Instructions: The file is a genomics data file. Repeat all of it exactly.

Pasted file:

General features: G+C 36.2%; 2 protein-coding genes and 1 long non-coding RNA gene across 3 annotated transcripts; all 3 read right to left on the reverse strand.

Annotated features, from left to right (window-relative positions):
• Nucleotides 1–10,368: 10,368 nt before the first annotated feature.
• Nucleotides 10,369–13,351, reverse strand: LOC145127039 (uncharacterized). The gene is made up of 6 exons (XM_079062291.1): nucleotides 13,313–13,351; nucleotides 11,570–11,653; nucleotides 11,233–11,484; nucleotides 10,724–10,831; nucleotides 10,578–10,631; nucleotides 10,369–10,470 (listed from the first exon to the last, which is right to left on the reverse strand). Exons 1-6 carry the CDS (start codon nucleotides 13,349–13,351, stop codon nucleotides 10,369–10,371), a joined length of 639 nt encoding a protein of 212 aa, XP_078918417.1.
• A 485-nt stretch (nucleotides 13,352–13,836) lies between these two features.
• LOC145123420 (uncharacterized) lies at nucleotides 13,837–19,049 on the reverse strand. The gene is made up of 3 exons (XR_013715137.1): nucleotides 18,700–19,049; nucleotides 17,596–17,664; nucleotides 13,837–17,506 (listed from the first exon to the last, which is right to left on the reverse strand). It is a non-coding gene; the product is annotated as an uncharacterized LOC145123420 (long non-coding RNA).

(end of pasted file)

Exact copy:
General features: G+C 36.2%; 2 protein-coding genes and 1 long non-coding RNA gene across 3 annotated transcripts; all 3 read right to left on the reverse strand.

Annotated features, from left to right (window-relative positions):
• Nucleotides 1–10,368: 10,368 nt before the first annotated feature.
• Nucleotides 10,369–13,351, reverse strand: LOC145127039 (uncharacterized). The gene is made up of 6 exons (XM_079062291.1): nucleotides 13,313–13,351; nucleotides 11,570–11,653; nucleotides 11,233–11,484; nucleotides 10,724–10,831; nucleotides 10,578–10,631; nucleotides 10,369–10,470 (listed from the first exon to the last, which is right to left on the reverse strand). Exons 1-6 carry the CDS (start codon nucleotides 13,349–13,351, stop codon nucleotides 10,369–10,371), a joined length of 639 nt encoding a protein of 212 aa, XP_078918417.1.
• A 485-nt stretch (nucleotides 13,352–13,836) lies between these two features.
• LOC145123420 (uncharacterized) lies at nucleotides 13,837–19,049 on the reverse strand. The gene is made up of 3 exons (XR_013715137.1): nucleotides 18,700–19,049; nucleotides 17,596–17,664; nucleotides 13,837–17,506 (listed from the first exon to the last, which is right to left on the reverse strand). It is a non-coding gene; the product is annotated as an uncharacterized LOC145123420 (long non-coding RNA).